Michigan rushing offense vs. Wisconsin rushing defense
By now, it’d be an understatement to say freshman running back Sam McGuffie is on everyone’s radar. He leads the team with an average of 71 rushing yards per game, with the next-best Michigan running back (freshman Michael Shaw) averaging just 17 rushing yards per game.
The Wisconsin defense has struggled to make tackles, especially during its 13-10 win against Fresno State two weeks ago. Though the Badgers have had two weeks to focus on tackles, they may have an issue with McGuffie’s speed.
If McGuffie continues his meteoric rise, expect the Wolverines to easily win this battle.
Michigan passing offense vs. Wisconsin passing defense
Now that redshirt freshman quarterback Steven Threet has claimed the starting spot, he should come out with a little more swagger. His play has improved every game, and that shouldn’t stop against the Badgers. And with wide receiver Greg Mathews back in action after having two weeks to recover from his injured ankle, the Michigan offense could show more than just flashes of potential. But for now, the Wolverines are dead last in the Big Ten in total yards and points per game.
Wisconsin’s defense has allowed its opponents to convert on over 44 percent of third downs this season, which could continue to be an issue. Its secondary is respectable but not spectacular – but it may not need to be to stifle Michigan’s already-shaky passing game.
Wisconsin rushing offense vs. Michigan rushing defense
The Badgers still play old-school, smashmouth Big Ten football. With bruising running back P.J. Hill and a big, experienced offensive line, Wisconsin’s run offense presents a big challenge for Michigan’s defensive front.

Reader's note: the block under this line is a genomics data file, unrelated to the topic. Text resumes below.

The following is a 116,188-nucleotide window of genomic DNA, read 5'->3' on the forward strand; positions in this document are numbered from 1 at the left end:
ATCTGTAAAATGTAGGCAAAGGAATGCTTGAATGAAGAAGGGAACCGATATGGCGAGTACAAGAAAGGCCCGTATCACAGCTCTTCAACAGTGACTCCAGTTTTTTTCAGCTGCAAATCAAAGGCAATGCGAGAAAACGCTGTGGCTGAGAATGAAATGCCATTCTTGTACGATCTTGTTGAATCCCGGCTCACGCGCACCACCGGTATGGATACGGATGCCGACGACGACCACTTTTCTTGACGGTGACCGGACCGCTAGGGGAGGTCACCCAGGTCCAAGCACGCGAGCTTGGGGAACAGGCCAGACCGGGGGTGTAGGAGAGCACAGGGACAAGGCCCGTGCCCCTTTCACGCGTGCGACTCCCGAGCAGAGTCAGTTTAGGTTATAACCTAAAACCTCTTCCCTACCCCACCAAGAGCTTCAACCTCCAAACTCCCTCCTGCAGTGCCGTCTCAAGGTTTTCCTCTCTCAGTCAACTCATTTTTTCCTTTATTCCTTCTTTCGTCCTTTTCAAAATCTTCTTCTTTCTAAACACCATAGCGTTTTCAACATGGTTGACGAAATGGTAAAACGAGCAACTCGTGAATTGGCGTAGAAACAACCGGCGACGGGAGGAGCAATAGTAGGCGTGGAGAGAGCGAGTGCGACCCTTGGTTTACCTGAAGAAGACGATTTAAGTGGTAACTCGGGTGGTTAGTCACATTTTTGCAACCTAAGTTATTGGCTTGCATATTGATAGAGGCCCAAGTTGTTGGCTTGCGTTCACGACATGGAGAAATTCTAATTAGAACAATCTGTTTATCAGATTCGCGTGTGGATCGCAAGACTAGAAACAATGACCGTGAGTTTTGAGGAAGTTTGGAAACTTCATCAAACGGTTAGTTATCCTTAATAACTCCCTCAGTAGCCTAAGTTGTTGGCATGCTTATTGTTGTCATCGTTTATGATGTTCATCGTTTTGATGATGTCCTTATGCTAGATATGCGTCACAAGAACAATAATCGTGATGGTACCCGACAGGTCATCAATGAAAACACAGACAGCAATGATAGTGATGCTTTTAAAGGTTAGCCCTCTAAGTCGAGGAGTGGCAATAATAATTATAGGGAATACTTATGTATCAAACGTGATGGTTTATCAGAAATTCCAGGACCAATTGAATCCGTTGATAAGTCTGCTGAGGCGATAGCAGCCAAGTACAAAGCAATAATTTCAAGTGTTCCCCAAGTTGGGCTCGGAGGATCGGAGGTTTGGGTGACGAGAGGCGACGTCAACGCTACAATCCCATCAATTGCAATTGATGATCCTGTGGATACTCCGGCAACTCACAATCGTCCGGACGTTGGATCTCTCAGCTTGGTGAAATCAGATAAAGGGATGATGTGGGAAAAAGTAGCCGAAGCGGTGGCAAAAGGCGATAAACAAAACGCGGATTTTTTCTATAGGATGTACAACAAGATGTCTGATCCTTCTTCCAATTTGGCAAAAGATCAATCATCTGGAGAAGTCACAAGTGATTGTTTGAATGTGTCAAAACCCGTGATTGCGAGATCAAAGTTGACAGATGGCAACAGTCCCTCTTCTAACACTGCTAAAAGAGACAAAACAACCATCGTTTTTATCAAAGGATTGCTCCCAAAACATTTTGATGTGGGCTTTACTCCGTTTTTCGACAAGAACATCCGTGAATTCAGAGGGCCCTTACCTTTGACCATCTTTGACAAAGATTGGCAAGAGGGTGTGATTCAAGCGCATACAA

If any Big Ten team can stop Wisconsin’s ground game, Michigan could be it. The Wolverines rank second in the conference in run defense.
Wisconsin may have the upper hand early in the game, but the experience and conditioning of Michigan’s front four should shine in the second half.
Wisconsin passing offense vs. Michigan passing defense
Wisconsin’s excellent tight end, Travis Beckum, poses a big matchup problem for the Wolverines. Beckum has the speed and route-running abilities of a wide receiver and none of Michigan’s linebackers can cover him alone.
Expect the Wolverines to put a linebacker underneath Beckum with safety help over the top. That strategy might contain Beckum to a point, but it will put a lot of pressure on Michigan’s cornerbacks to handle Wisconsin’s wide receivers alone on the outside.
Beckum will play a huge role in this game, and that’s not a good thing for Michigan.
Redshirt junior punter Zoltan Mesko has continued to be strong for the Wolverines all season, and his reliability shouldn’t be compromised against the Badgers. But the Wolverines’ obvious question mark on special teams is kick returns. After a fumble-ridden performance against Notre Dame, Rodriguez has tried putting six different players on kick returns during practice this week. Returning the ball has clearly been a point of emphasis in practice, and the Wolverines will be looking to redeem themselves.
Wisconsin has a very good kick returner in David Gilreath, who is averaging almost 30 yards per return with a season long of 63 yards. Overall, the Badgers simply have an advantage on special teams because they are solid – the same can’t yet be said about Michigan.
It’s hard to give either team an advantage from the bye week, but Michigan should see a bigger jump in improvement just because it is on a steeper learning curve in the new system.
The Big House crowd will play a role but won’t decide the game. Maybe seeing Michael Phelps on the field before the game will inspire the Wolverines to “go for the Gold.”
Wisconsin wins, 21-17